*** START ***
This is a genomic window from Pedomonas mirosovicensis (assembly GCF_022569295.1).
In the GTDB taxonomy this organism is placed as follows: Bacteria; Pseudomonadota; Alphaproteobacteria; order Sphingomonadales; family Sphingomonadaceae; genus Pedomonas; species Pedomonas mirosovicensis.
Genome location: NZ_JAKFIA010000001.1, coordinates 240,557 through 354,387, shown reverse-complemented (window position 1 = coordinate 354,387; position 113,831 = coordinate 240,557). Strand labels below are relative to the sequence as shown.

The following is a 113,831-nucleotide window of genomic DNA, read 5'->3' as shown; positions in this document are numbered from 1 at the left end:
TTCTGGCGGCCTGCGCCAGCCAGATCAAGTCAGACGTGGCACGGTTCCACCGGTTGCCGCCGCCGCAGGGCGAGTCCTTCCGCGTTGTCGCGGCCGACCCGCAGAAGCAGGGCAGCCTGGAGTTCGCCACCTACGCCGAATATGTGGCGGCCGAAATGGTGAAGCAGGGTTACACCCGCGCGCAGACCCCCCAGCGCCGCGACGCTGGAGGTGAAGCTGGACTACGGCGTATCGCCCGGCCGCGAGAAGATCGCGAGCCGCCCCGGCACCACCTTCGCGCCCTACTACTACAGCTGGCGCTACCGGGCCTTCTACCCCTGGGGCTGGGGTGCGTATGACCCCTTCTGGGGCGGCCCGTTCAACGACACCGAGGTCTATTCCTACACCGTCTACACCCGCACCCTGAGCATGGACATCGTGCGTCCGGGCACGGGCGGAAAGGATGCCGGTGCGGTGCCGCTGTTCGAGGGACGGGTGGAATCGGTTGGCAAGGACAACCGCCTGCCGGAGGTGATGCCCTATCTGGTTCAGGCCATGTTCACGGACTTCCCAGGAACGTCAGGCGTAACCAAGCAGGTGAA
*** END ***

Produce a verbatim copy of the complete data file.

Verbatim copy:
This is a genomic window from Pedomonas mirosovicensis (assembly GCF_022569295.1).
In the GTDB taxonomy this organism is placed as follows: Bacteria; Pseudomonadota; Alphaproteobacteria; order Sphingomonadales; family Sphingomonadaceae; genus Pedomonas; species Pedomonas mirosovicensis.
Genome location: NZ_JAKFIA010000001.1, coordinates 240,557 through 354,387, shown reverse-complemented (window position 1 = coordinate 354,387; position 113,831 = coordinate 240,557). Strand labels below are relative to the sequence as shown.

The following is a 113,831-nucleotide window of genomic DNA, read 5'->3' as shown; positions in this document are numbered from 1 at the left end:
TTCTGGCGGCCTGCGCCAGCCAGATCAAGTCAGACGTGGCACGGTTCCACCGGTTGCCGCCGCCGCAGGGCGAGTCCTTCCGCGTTGTCGCGGCCGACCCGCAGAAGCAGGGCAGCCTGGAGTTCGCCACCTACGCCGAATATGTGGCGGCCGAAATGGTGAAGCAGGGTTACACCCGCGCGCAGACCCCCCAGCGCCGCGACGCTGGAGGTGAAGCTGGACTACGGCGTATCGCCCGGCCGCGAGAAGATCGCGAGCCGCCCCGGCACCACCTTCGCGCCCTACTACTACAGCTGGCGCTACCGGGCCTTCTACCCCTGGGGCTGGGGTGCGTATGACCCCTTCTGGGGCGGCCCGTTCAACGACACCGAGGTCTATTCCTACACCGTCTACACCCGCACCCTGAGCATGGACATCGTGCGTCCGGGCACGGGCGGAAAGGATGCCGGTGCGGTGCCGCTGTTCGAGGGACGGGTGGAATCGGTTGGCAAGGACAACCGCCTGCCGGAGGTGATGCCCTATCTGGTTCAGGCCATGTTCACGGACTTCCCAGGAACGTCAGGCGTAACCAAGCAGGTGAA